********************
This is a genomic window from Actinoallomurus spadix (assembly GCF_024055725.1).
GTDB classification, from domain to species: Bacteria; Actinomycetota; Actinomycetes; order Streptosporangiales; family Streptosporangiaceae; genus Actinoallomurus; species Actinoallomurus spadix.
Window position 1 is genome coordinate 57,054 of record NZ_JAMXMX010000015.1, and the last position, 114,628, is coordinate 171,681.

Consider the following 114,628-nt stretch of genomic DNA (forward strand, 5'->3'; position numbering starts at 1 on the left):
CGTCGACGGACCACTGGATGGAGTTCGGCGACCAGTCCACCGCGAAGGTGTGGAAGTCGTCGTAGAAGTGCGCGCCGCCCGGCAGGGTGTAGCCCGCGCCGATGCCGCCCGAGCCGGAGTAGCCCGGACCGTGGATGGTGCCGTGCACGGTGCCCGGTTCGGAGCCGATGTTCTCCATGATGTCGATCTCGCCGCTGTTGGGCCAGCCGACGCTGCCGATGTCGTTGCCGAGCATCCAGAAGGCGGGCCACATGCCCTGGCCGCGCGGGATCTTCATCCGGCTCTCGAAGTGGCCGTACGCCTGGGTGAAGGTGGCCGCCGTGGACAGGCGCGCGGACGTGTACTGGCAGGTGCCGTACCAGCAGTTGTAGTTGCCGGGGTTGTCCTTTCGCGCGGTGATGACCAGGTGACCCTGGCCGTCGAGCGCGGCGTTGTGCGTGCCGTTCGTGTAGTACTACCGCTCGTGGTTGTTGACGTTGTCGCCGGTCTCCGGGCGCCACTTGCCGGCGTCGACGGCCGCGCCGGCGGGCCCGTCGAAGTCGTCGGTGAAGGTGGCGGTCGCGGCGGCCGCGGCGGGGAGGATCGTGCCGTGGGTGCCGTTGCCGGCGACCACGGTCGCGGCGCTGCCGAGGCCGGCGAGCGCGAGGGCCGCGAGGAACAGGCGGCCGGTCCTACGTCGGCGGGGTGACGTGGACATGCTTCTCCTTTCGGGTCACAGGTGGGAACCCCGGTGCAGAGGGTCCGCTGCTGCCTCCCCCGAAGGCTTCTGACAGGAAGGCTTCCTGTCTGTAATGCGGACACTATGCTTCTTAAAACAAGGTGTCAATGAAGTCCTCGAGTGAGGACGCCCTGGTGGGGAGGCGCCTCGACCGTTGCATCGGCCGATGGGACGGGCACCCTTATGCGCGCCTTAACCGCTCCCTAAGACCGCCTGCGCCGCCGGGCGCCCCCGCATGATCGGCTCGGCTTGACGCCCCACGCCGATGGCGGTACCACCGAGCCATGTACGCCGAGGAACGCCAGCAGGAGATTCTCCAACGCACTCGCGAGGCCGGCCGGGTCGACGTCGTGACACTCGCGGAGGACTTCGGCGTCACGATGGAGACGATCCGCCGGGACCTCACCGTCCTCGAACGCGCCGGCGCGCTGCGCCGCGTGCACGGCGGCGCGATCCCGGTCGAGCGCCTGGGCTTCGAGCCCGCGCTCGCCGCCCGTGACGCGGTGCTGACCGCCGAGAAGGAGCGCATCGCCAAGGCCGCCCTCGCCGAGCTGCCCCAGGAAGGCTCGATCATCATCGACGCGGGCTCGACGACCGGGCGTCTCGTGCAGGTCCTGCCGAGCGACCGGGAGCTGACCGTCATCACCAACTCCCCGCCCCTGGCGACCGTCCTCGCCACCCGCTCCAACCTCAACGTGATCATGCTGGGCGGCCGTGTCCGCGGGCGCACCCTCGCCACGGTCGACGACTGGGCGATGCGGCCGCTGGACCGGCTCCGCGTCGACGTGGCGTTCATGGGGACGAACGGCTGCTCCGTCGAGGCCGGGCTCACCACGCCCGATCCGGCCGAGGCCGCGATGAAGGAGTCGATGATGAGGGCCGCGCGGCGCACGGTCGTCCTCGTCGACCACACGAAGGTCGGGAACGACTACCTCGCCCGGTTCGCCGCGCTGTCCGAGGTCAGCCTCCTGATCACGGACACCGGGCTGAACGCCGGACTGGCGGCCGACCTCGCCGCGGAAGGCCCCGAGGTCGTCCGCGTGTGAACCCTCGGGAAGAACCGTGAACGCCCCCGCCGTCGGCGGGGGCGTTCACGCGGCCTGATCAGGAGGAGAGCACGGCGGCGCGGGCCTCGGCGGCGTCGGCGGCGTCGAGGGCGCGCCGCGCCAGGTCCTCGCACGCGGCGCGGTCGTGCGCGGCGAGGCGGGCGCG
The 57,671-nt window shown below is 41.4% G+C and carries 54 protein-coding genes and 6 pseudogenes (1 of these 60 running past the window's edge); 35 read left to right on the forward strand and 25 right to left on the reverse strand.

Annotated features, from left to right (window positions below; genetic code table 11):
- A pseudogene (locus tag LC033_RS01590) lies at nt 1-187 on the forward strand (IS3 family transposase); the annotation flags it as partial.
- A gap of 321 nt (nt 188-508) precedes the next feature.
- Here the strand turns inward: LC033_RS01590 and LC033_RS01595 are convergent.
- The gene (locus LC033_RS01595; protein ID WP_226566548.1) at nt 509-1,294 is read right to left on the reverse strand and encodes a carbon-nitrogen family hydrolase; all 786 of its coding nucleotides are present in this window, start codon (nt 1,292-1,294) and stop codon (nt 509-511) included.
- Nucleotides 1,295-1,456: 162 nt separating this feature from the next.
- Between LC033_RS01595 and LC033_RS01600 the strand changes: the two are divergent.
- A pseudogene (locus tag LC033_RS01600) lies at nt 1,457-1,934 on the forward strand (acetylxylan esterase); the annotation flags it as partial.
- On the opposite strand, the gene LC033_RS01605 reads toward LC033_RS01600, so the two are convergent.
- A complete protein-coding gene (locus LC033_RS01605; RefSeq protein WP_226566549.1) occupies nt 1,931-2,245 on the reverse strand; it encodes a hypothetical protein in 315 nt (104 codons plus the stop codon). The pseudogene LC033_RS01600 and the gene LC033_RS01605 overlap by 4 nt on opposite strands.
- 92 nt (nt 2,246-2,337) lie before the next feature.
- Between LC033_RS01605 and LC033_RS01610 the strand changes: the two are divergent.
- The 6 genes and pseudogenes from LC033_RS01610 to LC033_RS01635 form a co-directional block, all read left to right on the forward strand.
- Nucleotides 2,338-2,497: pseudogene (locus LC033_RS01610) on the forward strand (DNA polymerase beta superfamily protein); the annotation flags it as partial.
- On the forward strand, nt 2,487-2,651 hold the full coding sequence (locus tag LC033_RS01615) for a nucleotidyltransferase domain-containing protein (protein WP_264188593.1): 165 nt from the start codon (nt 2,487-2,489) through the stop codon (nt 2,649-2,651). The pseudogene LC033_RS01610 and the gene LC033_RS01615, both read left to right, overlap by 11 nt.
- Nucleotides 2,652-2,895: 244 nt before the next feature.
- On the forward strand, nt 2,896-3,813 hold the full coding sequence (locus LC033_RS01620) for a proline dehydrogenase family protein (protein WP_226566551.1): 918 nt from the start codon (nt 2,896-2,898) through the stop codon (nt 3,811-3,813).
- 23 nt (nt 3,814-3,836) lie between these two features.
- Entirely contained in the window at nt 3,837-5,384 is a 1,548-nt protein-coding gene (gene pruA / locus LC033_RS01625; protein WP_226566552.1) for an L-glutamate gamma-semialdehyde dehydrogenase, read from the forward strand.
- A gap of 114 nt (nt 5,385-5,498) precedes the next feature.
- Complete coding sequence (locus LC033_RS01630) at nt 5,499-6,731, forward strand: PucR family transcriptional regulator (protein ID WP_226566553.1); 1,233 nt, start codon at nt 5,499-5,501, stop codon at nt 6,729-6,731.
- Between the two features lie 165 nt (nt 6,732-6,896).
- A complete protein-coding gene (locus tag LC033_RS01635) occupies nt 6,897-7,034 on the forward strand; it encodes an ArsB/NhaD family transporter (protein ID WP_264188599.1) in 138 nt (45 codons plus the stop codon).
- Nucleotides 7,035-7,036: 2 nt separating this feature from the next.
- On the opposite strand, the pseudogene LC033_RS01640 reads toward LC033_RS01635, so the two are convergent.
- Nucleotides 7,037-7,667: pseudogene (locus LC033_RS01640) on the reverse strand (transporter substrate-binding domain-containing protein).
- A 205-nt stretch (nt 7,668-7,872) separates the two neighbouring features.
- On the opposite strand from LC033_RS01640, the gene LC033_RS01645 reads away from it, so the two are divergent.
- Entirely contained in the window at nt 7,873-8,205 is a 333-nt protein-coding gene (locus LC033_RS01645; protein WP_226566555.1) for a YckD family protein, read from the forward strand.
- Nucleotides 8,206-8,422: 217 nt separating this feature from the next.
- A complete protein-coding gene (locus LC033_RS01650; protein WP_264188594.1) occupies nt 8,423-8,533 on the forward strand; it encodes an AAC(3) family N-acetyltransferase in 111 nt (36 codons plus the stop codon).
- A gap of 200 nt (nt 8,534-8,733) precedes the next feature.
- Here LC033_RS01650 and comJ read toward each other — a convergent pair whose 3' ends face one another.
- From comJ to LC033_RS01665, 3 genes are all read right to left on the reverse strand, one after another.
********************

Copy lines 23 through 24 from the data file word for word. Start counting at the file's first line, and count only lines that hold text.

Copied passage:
- On the forward strand, nt 2,896-3,813 hold the full coding sequence (locus LC033_RS01620) for a proline dehydrogenase family protein (protein WP_226566551.1): 918 nt from the start codon (nt 2,896-2,898) through the stop codon (nt 3,811-3,813).
- 23 nt (nt 3,814-3,836) lie between these two features.